Otto Hutt Design 06 fountain pen.

At home, my pen cups typically have around a dozen pens currently inked. At my office, I limit my work fountain pens to two. A Cross Bailey Light, royal blue model has been in constant use with bottled Cross Blue ink all year, which I am using up for my late Godfather Brian. My other work pen is a Moonman S5 eyedropper, with oblique broad nib. This gets only occasional use and as a result has not needed refilling all year.

I have continued to use fountain pens for my daily A5 page-a-day journal. I cherish the ten minutes or so, spent recalling and summarising the previous day. I think my intention was to change pen each month. In the event, I used the Cleo Skribent Classic Gold for both January and February. I then switched to the Visconti Rembrandt from March right through to September inclusive. In October, I used the Esterbrook Estie. Then for November and December it was the Onoto Scholar. When travelling, I take a different notebook for holiday journaling.

With the year almost over, I am very content with my accumulated pens and ink stash. I have ample to last me out! Also, I am equally well stocked for new notebooks, of all shapes and sizes. My resolution for 2023 will be to remember to use the pens, inks and notebooks I have and not keep buying more. I always say that.

One of my resolutions last year was to walk 1,500 miles, an average of 125 miles per month. Mostly, this consists of walking to and from my office. Ultimately, my pedometer app has counted about 1,200 miles, a slightly disappointing 80% of my annual target. Still, as with my stationery hopes, it is good to leave some room for improvement in the future. A Happy New Year to all.

Onoto Scholar. An exquisite steel nib.

A few bloggiversary thoughts.

Today, Fountain pen blog turns six! It seems like a good moment to take stock, share a few statistics and to reflect on where I am at on this journey.

Born on 5 November 2016, there have now been 218 posts, which makes an average of around 36 per year. There have been 360,000 views, 212,000 visitors and 1,761 comments.

The posts have for the most part been a record of my personal journey through the world of fountain pens, inks and paper. They provide a snapshot of what was on my mind at the time they were written. The blog is an outlet to share my thoughts on recent purchases. I do not plan these posts very far in advance (in case that was not obvious). I have not so far received items for review. Just this week, after some consideration, I declined a friendly and flattering invitation from a well-respected notebook company to feature a product in the blog. It has been my preference, to write reviews only on items that I have bought. Naturally I would have been only too happy to receive a free journal to try but I worry about feeling some obligation to write favourably about a product in those circumstances. Perhaps this will change. I know many others have overcome such reservations.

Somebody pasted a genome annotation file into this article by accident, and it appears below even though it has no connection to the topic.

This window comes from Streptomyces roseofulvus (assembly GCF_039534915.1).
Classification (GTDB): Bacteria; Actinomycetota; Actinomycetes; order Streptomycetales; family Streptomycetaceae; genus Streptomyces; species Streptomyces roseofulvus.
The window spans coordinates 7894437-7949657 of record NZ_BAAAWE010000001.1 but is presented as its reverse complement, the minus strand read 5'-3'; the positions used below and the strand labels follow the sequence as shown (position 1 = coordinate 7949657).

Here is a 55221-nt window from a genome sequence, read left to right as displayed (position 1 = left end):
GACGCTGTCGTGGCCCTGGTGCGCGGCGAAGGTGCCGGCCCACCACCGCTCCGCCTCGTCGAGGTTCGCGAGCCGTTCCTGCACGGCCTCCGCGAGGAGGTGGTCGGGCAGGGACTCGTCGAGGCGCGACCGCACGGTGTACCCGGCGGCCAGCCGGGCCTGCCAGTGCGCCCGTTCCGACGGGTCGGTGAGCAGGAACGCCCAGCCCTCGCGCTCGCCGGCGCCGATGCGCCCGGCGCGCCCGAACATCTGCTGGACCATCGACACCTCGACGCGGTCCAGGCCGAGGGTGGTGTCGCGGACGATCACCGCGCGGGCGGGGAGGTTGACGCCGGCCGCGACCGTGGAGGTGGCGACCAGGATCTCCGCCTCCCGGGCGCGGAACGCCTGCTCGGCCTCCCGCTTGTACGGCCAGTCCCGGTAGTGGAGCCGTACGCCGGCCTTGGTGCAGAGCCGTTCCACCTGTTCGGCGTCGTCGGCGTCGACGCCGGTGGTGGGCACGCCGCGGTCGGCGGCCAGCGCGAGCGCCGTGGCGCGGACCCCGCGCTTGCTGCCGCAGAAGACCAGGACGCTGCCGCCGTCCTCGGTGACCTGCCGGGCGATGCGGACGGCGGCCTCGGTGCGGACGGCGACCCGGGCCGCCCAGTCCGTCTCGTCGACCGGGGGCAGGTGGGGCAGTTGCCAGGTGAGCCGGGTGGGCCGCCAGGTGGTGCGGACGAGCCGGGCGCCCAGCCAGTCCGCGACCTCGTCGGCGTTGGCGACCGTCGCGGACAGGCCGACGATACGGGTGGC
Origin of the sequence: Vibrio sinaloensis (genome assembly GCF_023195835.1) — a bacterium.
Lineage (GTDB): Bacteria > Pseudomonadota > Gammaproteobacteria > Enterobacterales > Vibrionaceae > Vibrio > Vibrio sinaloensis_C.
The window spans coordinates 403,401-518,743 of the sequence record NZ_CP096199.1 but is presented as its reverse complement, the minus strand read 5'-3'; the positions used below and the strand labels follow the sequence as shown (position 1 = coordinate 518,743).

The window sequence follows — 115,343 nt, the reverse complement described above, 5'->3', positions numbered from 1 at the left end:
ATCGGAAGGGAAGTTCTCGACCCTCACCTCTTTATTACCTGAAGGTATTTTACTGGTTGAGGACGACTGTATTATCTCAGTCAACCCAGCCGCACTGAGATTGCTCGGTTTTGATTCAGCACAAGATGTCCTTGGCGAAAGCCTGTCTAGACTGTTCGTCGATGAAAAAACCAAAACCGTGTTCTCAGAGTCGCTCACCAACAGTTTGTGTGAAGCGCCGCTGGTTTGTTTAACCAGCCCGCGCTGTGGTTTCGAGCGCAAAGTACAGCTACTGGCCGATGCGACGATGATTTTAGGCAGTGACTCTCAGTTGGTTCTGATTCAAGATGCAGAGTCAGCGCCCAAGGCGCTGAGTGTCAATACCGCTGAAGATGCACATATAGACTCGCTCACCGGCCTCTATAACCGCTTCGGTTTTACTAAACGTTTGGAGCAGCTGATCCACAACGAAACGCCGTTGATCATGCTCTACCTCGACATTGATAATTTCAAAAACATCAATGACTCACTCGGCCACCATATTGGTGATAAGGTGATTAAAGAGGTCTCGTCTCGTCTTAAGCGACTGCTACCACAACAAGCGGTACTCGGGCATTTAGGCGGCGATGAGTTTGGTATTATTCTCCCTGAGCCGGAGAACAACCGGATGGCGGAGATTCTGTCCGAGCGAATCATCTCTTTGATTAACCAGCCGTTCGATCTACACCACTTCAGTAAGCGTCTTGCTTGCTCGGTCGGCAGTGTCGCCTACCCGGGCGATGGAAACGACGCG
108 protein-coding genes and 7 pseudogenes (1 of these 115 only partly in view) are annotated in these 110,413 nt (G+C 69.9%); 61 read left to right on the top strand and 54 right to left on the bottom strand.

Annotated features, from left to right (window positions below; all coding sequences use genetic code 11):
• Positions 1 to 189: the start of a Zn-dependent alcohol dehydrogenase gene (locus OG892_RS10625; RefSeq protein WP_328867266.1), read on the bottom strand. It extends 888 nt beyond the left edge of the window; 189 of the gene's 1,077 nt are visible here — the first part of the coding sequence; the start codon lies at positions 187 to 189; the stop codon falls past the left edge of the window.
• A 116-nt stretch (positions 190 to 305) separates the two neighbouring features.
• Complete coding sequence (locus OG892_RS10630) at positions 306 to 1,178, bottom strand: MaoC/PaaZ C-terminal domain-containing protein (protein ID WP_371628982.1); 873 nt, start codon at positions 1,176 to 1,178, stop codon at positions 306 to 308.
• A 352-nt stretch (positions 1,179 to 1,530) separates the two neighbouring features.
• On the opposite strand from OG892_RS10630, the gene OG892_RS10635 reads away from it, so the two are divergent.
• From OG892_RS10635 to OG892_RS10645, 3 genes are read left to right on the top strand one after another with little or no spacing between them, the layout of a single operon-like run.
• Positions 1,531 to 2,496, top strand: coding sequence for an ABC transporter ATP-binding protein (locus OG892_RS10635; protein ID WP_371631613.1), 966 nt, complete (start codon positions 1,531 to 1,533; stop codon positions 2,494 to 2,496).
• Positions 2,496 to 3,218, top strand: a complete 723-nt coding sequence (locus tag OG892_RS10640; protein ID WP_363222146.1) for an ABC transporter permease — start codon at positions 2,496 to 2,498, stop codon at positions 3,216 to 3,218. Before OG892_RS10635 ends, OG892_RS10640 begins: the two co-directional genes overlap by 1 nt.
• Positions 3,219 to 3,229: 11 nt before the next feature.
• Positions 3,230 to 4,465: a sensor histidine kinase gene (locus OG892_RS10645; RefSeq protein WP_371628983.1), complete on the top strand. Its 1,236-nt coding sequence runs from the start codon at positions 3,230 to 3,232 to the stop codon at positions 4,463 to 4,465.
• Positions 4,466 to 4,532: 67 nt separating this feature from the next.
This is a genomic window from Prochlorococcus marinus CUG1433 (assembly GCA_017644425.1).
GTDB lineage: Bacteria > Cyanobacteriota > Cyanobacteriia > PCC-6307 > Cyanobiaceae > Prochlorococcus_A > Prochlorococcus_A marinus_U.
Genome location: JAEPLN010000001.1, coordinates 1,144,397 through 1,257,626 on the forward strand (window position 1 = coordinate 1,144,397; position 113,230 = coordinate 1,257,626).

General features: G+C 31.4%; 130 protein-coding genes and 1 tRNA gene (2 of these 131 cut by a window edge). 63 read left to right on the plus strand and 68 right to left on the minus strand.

Meanwhile, the journey of discovering and learning about different makes and types of pen is a long and interesting one. There is a risk that you are constantly tempted to buy ever more expensive pens and that the amount that you feel reasonable to spend on a pen will escalate. I do not think I have fallen too far into that trap. I can think of only three occasions when I spent over £400.00 on a pen: one was a Visconti which I promptly returned a couple of days later. Another, a Montegrappa Monte Grappa I also returned. Finally, a Montblanc 145 Classique, I have had for three years now was an impulse buy but outside my usual comfort zone.

My annual expenditure on fountain pens and the number of pens bought, did rise for a time but is under better control now. Looking back on 2022, I have had 22 pens incoming. Of these, five were gifted to me, which leaves 17 purchases. But of my purchases, four were gifted to other people. Total spent: £931.60.

I am still learning about what pens and nibs best suit me and my writing styles. I am left-handed and for the most part, an overwriter at that. This means writing with little or no downward pressure. Without that downward pressure the nib still needs to have a good ink flow. In recent years, I have found that oblique nibs work well for me and I have enjoyed nibs on a Moonman S5 eyedropper, an Aurora Optima (oblique broad), an Aurora Talentum (oblique medium) and some vintage Montblanc and Geha models that were kindly given to me by a friend knowing of my liking for such nibs.